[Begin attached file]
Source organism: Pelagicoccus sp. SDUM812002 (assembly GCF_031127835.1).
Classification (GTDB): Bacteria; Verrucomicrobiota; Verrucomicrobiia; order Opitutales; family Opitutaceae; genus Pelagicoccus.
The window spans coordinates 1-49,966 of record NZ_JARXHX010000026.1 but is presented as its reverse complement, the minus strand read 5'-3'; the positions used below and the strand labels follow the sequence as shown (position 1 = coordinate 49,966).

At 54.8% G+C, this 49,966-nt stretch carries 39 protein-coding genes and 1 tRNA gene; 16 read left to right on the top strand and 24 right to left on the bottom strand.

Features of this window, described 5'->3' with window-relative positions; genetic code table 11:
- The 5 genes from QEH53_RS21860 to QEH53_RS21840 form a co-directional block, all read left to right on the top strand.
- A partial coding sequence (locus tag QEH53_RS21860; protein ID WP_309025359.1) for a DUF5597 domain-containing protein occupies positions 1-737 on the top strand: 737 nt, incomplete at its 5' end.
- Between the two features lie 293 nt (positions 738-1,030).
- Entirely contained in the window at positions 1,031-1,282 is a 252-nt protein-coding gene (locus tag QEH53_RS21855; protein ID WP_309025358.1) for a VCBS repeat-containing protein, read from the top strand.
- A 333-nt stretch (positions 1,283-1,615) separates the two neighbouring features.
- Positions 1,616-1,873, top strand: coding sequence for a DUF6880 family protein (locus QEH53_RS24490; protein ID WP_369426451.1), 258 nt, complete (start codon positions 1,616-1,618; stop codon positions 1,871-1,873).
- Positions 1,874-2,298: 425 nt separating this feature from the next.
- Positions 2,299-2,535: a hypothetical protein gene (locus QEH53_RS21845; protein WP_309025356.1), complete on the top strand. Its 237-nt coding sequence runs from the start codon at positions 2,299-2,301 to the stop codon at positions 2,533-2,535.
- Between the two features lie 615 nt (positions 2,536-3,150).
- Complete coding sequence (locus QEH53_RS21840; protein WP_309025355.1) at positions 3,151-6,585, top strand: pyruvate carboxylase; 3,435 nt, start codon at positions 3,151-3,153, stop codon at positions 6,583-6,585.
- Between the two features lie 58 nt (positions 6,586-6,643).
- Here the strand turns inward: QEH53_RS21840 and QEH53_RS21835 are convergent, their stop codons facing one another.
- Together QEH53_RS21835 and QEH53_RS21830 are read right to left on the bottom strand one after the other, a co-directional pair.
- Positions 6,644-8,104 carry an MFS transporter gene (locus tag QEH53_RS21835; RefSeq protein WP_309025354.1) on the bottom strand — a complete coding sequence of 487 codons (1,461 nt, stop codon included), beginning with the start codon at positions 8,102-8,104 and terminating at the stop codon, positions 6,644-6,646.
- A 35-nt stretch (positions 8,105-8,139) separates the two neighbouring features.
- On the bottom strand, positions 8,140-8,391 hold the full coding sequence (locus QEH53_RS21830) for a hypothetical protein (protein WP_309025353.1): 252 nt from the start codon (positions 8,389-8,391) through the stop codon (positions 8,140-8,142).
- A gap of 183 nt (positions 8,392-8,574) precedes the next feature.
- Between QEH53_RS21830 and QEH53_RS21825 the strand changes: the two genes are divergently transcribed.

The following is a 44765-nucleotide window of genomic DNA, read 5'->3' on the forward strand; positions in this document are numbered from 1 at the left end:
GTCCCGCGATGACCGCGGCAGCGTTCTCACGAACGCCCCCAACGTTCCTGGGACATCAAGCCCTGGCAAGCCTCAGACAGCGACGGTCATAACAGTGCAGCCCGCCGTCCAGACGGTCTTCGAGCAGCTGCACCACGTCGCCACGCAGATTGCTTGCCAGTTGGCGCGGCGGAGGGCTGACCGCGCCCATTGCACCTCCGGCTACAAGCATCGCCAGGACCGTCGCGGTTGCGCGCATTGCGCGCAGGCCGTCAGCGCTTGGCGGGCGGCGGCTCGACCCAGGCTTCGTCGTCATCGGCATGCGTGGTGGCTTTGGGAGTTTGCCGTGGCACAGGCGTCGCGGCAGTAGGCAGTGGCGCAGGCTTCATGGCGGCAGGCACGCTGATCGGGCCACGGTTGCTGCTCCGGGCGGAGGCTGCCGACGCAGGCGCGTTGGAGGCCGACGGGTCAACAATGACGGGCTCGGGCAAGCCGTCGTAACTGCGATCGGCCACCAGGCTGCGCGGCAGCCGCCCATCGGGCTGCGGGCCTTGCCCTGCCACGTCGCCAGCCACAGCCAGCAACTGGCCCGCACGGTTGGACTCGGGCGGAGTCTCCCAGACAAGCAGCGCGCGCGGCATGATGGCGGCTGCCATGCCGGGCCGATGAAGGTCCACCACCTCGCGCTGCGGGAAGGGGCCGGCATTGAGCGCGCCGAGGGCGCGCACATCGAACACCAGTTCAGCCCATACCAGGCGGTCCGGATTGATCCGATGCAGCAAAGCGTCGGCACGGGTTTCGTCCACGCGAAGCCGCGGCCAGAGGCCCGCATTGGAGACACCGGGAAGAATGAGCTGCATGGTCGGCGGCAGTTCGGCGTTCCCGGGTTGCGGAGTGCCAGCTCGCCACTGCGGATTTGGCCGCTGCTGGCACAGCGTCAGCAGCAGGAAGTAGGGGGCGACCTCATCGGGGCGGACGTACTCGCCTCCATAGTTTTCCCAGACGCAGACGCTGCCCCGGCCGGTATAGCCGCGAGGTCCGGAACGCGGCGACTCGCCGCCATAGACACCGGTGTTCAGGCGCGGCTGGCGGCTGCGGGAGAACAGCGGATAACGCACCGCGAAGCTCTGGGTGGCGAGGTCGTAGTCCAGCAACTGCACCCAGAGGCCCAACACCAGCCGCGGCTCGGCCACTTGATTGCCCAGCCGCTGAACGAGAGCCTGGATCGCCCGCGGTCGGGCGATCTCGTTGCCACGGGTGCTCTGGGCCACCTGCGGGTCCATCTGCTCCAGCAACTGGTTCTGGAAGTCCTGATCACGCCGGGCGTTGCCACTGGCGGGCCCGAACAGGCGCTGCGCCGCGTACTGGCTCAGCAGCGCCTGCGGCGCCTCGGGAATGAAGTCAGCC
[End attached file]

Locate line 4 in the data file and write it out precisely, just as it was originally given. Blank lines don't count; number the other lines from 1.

At 54.8% G+C, this 49,966-nt stretch carries 39 protein-coding genes and 1 tRNA gene; 16 read left to right on the top strand and 24 right to left on the bottom strand.